By Chelsey Shannon, editor
You’d expect planning an academic conference to take a lot of work. Four years of work, however? Less likely. But that’s what happens when a pandemic intersects with the best laid plans, which was the case with the MELUS (which stands for Multi-Ethnic Literatures of the U.S.) 2022 conference in New Orleans, titled “Awakenings, Reckonings, and Multiethnic Literature—Woke, What Now?”
I vividly remember gathering in the Education Building to meet as a planning committee in early March 2020, all of us speculating as to the then-strange sounding coronavirus’s possible effect on the upcoming event. Would we have to push back a few weeks? A few months? Or maybe it wouldn’t matter at all, and we could proceed as planned? I doubt even the most pessimistic in the room foresaw the widespread disruption—cultural, social, medical, idealogical—of which we naively stood at the cusp.
Under the dogged leadership of Dean Kim Martin-Long, two years later, some aspects of the conference’s manifestation were objectively different than originally planned: our keynote speaker changed; some panelists we’d expected in 2020 could no longer convene in person; one speaker joined by Zoom, that now ubiquitous app that many of us were only beginning to know two Marches ago. And, though the city lifted its mask mandate just days before MELUS, many participants still donned masks while inside Le Méridien hotel—a practice virtually unknown in U.S. society before COVID hit.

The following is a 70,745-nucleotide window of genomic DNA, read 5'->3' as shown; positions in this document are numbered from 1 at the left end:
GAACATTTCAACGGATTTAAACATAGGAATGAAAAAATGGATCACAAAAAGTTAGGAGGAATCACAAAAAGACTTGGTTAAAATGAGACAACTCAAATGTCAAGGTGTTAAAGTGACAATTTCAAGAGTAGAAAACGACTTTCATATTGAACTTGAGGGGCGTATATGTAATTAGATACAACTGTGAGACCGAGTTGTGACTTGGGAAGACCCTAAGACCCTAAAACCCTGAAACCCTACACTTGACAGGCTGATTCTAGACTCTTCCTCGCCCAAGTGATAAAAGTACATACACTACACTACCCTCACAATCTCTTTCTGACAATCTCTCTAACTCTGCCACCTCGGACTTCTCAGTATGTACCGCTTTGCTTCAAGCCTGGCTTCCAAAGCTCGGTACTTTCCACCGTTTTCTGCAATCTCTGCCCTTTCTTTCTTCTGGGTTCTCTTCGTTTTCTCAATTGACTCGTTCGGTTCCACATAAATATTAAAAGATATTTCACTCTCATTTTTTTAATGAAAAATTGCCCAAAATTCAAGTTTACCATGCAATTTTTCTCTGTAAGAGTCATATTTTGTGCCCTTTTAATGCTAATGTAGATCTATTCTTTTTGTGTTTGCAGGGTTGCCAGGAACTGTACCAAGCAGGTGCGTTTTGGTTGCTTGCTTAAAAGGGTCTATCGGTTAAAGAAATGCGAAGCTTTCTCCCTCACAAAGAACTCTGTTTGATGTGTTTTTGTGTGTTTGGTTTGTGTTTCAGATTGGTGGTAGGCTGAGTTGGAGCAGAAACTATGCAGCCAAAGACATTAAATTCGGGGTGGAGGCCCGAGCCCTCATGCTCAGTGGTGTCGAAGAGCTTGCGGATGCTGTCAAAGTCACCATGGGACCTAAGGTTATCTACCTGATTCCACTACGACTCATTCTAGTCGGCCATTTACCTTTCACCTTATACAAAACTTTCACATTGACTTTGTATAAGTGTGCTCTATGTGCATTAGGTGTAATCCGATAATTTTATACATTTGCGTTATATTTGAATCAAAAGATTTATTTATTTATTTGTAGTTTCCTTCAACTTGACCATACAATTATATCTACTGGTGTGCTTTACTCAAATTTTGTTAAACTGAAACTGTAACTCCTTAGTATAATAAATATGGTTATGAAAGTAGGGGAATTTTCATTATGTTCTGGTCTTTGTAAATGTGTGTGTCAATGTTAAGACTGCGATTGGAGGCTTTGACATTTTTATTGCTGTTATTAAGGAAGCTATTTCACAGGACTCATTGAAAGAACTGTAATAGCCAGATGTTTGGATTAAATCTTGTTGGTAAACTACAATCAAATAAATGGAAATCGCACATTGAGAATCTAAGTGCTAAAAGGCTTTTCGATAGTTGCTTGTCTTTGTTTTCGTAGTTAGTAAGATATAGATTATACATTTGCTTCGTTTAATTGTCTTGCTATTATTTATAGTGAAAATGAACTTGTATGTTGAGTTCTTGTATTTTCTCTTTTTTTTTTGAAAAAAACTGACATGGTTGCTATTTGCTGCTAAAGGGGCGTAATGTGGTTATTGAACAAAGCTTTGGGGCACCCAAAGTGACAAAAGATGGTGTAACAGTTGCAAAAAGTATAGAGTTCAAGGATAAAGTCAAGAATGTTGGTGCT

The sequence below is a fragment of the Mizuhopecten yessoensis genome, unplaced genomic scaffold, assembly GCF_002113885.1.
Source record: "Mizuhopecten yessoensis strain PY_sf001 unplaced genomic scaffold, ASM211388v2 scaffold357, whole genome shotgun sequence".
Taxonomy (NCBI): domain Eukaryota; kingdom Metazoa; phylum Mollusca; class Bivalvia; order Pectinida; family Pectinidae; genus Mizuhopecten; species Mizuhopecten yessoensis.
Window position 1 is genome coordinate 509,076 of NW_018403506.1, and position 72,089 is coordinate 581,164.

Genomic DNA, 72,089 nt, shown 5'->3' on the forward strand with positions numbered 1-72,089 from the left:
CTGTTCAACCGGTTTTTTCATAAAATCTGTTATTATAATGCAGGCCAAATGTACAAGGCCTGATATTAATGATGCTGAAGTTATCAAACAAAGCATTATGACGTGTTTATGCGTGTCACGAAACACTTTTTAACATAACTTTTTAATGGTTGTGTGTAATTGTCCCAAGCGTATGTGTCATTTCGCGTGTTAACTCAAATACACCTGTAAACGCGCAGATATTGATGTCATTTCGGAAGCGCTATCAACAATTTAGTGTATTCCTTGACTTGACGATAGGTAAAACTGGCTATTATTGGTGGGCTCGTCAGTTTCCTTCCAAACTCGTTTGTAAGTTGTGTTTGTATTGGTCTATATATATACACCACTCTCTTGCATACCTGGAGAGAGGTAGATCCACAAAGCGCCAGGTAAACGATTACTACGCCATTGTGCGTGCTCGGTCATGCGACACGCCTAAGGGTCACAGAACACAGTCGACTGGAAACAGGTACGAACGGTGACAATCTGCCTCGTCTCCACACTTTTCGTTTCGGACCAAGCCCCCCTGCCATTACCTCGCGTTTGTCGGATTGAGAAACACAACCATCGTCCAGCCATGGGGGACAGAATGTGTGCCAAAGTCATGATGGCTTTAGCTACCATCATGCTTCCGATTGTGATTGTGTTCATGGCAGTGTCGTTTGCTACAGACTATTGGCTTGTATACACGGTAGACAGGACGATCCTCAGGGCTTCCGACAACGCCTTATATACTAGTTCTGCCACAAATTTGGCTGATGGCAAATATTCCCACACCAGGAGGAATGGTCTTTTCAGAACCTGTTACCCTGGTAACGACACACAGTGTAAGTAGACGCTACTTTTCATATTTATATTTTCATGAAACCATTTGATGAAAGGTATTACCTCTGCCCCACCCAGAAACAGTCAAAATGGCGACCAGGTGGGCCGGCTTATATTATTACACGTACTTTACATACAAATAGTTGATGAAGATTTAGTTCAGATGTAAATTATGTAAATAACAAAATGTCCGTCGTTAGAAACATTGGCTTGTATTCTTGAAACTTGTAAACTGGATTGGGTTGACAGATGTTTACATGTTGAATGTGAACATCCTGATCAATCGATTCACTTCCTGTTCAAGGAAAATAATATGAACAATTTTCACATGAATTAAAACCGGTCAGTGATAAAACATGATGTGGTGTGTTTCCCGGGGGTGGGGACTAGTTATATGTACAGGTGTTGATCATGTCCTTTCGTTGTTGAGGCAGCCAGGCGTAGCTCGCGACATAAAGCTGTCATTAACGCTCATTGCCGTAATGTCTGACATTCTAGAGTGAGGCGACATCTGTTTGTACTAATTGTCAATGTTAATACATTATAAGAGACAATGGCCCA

Other changes were less visible. For my part, it felt like much longer than two years since I’d sat behind a table, throwing possible customers friendly yet not desperate smiles, answering questions about our books in an enticing manner, and giving that polite nod if people backed off without buying. Newly unfamiliar were the experiences of eating a meal in a banquet hall full of people; seeing others’ in-the-flesh, realtime reactions to John Lowe, the conference’s keynote speaker; and making the type of collegial small talk that is the background noise of these kinds of events—and many other human acts of assembly.
Maybe most silly of all, after months of (the privilege of) virtual work, I failed to account for the physical reality of schlepping books into and out of the Press office, car, and hotel! Vera Warren-Williams, founder and owner of Community Book Center, New Orleans’ oldest Black-owned bookstore, joined us at MELUS as a fellow vendor. “Suitcases,” she told me as she wheeled a luggage cart full of her wares to her table. “It’ll make your life a whole lot easier.”
That’s veteran advice I’m tucking away, because there will be a next time. The pandemic may not be over, but it’s clear that we’re moving into a new phase, one that, with the help of vaccines and other precautions, can reasonably accommodate the inherent sociality of our species. And though my introvert’s psychic battery may be running on “E” after two years of being out of practice, I’m okay—maybe even more than okay—with that.